LCQ4: Concrete batching plant in Yau Tong

Following is a question by the Hon Wilson Or and a reply by the Secretary for Development, Mr Michael Wong, in the Legislative Council today (June 10):

In 1998, the Government changed the planned uses of the sites in the Yau Tong Industrial Area (YTIA) from Industrial to Comprehensive Development Area, Residential and Commercial zones. With the completion of and intake of residents for a number of residential projects in that area in recent years, its population has been increasing incessantly. Some residents have relayed that currently a concrete batching plant is still in operation in the area, causing environmental pollution and affecting the daily living and health of the residents in the vicinity. In this connection, will the Government inform this Council:
(1) whether it has assessed the impacts caused by the aforesaid concrete batching plant to the environment and the residents in the vicinity; of the number of complaints received by the Government in the past three years about the air, noise or other environmental pollution caused by the concrete batching plant;
(2) whether the Government had forecast the timing for the concrete batching plant to move out of the area when it changed the planned uses of the sites in YTIA; whether the Government has in recent years discussed with the person-in-charge of the plant the plan and timetable for relocating the plant; and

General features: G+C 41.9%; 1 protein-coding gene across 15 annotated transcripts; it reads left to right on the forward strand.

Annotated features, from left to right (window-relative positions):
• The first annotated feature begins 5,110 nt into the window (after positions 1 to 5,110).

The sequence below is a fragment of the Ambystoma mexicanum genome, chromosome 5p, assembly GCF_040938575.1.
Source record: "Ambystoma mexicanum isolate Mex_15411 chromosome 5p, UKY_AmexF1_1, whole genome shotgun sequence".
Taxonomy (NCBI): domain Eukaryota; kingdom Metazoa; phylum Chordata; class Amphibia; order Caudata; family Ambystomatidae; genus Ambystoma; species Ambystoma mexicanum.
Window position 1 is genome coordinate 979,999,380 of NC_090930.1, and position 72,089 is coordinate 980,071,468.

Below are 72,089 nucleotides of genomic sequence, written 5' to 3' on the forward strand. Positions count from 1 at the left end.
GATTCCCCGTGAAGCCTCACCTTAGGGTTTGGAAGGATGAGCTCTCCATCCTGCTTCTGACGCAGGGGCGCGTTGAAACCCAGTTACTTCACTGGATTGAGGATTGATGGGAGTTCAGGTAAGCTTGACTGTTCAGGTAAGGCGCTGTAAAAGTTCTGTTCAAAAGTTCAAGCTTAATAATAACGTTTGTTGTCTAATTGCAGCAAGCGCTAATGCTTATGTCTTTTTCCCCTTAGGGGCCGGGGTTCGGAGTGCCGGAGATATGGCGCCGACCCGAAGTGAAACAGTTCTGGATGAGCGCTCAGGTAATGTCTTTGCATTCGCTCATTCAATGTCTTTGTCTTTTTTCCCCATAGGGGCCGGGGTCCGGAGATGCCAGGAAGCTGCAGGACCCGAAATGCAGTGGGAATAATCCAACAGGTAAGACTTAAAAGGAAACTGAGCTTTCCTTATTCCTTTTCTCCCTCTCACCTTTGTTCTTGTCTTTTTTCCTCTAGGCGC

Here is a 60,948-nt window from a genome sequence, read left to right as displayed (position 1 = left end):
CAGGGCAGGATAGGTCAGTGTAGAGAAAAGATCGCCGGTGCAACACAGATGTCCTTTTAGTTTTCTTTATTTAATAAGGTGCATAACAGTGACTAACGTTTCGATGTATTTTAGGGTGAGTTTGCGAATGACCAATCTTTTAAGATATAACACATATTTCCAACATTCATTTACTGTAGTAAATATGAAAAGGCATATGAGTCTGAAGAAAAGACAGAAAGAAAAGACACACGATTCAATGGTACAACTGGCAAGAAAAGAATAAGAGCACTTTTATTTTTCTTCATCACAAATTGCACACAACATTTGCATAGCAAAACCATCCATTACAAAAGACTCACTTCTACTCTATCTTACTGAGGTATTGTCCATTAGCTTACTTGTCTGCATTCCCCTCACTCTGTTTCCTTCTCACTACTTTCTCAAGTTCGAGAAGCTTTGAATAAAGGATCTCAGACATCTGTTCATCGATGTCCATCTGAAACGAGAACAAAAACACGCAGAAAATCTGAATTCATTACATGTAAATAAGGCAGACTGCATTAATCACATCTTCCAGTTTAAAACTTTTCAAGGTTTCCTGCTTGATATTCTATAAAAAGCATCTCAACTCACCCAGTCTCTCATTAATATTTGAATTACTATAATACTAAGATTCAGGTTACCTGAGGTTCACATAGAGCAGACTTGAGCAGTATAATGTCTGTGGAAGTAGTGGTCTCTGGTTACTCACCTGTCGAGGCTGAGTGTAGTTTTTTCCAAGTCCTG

(3) of the measures in place to resolve the conflicts between the operation of the concrete batching plant and the development projects implemented according to the new planned uses?
Concrete is extensively used in building and infrastructure construction in Hong Kong and reliable concrete supply is very important. As fresh concrete will harden with time, the locations of concrete batching plants (CBPs) entail a geographical consideration so that concrete could be delivered timely to construction sites in various regions. Excessive transportation distance may affect the quality of concrete. There are currently three CBPs in the Yau Tong Industrial Area (YTIA) with Specified Process Licences (SPLs) issued by the Environmental Protection Department (EPD), accounting for about 30 per cent of the total concrete supply in Hong Kong. These CBPs supply concrete for building and infrastructure projects in East Kowloon, Tseung Kwan O, etc. including the Kai Tai Sports Park under construction.